Mike Nelson SDG&E

Cool Science: Using Electricity to Fight Corrosion

It’s a basic fact of science: when steel pipelines are buried underground, corrosion inevitably occurs.

So how do we ensure the integrity, safety, and reliability of our underground natural gas pipelines, which are made of steel?

To fight corrosion, we employ a technique called cathodic protection, which literally uses electrical currents to prevent rust.

With cathodic protection, a flow of electrical current is applied from an external source – a rectifier – through the ground and onto the steel pipe. The protective current changes the environment around the steel, stopping the corrosion reaction.

Here’s an interesting fact: if steel pipes have cathodic protection and maintained within safety standards, they can last forever. How’s that for safety?

6,500 Miles

The SDG&E System Protection Team, comprising 18 technicians, works year-round to repair and maintain the gas distribution system to prevent leaks. Their critical work involves driving more than 200,000 miles per year for inspections and construction on more than 6,500 miles of steel gas pipelines, which are spread throughout San Diego County.

A Typical Day

A typical day for the team consists of monitoring the cathodic protection system, taking reads on the equipment which monitors the current, troubleshooting and ensuring everything is within the levels they should be. When walking around your neighborhood, you may notice metal boxes mounted to utility poles. Those are cathodic protection rectifiers. The rectifiers put a small amount of direct current onto our steel pipes underground to protect the pipes from corrosion. We monitor and survey these rectifiers on a regular basis to ensure the integrity of our pipelines.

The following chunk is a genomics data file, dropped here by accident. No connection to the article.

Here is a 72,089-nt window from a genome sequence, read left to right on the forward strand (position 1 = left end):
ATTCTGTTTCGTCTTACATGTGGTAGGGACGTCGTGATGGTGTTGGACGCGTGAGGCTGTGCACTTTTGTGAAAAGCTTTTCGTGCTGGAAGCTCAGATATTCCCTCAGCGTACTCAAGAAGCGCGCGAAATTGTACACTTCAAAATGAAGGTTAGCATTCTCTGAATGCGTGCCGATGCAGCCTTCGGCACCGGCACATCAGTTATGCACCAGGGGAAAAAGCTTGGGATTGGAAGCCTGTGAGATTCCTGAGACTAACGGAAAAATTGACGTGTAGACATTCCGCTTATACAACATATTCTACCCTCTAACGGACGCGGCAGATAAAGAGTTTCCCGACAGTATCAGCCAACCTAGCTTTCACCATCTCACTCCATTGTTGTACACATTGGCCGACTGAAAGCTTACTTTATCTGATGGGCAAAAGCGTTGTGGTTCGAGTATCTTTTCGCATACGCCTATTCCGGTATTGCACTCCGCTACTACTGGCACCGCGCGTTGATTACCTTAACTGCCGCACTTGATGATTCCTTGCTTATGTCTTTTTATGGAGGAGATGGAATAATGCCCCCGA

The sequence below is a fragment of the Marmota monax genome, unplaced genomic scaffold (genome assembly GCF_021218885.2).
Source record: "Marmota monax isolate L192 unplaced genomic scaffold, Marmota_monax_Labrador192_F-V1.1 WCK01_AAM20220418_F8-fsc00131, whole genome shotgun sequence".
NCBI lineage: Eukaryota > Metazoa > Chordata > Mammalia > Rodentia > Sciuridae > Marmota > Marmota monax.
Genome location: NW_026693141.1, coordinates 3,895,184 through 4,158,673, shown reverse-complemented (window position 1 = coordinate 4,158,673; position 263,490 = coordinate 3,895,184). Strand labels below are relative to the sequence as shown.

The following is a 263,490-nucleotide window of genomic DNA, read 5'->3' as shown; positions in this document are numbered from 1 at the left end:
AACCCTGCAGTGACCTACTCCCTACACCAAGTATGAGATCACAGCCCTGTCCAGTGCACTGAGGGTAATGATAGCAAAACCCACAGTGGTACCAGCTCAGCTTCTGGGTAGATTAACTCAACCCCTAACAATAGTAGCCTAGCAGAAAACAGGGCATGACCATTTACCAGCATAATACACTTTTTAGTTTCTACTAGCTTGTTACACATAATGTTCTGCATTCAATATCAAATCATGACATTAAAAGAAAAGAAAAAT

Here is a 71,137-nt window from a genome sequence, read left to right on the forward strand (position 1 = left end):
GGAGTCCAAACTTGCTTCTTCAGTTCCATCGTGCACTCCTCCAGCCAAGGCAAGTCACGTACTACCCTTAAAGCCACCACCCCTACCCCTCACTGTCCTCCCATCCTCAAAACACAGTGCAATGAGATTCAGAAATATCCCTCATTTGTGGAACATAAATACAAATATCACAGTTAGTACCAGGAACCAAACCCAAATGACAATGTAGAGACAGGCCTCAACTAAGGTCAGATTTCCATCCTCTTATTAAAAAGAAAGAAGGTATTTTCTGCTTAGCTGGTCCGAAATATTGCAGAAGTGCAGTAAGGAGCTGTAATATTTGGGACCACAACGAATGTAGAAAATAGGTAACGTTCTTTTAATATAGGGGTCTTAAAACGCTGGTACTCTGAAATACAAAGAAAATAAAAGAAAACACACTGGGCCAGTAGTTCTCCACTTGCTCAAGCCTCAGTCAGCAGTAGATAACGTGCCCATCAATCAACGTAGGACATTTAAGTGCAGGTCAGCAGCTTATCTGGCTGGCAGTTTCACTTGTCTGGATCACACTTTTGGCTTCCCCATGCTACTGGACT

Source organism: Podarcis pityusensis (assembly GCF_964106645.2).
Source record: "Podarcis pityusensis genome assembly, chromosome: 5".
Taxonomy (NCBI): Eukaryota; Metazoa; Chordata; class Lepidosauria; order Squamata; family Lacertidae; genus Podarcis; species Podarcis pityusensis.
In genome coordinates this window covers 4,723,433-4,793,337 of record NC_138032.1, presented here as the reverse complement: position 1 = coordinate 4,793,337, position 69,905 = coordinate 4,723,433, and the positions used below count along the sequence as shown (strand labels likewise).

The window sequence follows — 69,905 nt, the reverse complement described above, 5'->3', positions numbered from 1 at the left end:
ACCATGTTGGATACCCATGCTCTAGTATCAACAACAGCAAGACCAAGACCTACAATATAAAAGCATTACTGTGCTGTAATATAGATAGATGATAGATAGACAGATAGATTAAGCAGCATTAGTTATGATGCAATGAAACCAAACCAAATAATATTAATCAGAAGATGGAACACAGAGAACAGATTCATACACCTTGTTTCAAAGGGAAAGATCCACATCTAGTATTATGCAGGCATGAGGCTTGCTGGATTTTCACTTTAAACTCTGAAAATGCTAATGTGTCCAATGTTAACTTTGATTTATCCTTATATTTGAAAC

All of SDG&E Cathodic Electricians are certified by the National Association of Corrosion Engineers.

As a 17-year veteran of SDG&E, Cathodic Protection Electrician Michael Nelson finds the day-to-day work rewarding.

“My favorite part of the job is interacting with customers. It’s the best part of my day. When you work by yourself and someone wants to come up and talk to you and ask questions, I find that very rewarding to explain to customers how what I’m doing helps to keep them safe.”